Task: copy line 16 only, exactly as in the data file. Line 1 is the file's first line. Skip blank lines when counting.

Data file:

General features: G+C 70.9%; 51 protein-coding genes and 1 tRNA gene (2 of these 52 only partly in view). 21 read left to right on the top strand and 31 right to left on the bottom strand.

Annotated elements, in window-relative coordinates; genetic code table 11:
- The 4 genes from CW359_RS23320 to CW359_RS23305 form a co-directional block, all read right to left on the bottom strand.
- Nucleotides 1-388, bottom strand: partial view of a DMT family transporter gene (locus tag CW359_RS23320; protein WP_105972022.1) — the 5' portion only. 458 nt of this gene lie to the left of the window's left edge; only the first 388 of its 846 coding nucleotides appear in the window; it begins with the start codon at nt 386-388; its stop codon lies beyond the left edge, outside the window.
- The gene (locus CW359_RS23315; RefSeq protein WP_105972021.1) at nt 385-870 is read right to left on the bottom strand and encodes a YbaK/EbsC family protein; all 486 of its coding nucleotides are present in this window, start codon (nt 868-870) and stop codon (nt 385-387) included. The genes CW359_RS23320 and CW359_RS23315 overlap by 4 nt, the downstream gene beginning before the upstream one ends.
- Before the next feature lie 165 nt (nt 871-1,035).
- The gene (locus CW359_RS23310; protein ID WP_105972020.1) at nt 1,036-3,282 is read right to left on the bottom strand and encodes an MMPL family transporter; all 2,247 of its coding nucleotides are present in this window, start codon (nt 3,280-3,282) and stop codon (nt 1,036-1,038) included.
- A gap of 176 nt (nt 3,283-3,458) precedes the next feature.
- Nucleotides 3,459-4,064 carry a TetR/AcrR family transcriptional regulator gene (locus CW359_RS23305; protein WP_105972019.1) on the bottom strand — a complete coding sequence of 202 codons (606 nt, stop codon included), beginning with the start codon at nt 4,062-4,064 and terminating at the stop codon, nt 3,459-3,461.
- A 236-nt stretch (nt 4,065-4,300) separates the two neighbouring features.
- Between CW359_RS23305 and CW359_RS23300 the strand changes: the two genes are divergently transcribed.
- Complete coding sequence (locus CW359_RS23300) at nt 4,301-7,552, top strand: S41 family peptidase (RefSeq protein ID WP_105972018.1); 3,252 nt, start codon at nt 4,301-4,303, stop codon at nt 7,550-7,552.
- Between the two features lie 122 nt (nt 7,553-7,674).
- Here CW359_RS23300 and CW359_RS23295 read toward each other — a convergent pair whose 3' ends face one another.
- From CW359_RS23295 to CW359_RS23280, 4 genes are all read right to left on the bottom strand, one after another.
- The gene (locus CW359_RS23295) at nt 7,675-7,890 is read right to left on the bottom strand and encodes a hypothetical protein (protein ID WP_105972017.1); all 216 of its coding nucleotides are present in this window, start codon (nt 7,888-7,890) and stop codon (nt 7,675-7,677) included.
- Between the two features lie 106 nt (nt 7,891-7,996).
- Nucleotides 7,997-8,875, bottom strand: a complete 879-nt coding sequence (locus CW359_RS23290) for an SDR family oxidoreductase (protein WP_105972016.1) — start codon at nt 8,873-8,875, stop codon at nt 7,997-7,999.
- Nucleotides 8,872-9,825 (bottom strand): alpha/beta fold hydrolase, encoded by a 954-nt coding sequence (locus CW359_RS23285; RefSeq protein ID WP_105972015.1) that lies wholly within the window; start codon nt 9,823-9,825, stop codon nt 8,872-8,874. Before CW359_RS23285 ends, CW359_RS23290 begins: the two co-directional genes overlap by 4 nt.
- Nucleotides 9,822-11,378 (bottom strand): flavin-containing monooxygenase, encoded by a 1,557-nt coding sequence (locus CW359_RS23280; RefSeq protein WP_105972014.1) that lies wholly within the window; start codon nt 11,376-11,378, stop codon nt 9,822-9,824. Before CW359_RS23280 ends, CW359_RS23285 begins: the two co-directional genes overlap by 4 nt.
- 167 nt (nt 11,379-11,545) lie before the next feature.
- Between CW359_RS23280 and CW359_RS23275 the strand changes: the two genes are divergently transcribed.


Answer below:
- The gene (locus CW359_RS23295) at nt 7,675-7,890 is read right to left on the bottom strand and encodes a hypothetical protein (protein ID WP_105972017.1); all 216 of its coding nucleotides are present in this window, start codon (nt 7,888-7,890) and stop codon (nt 7,675-7,677) included.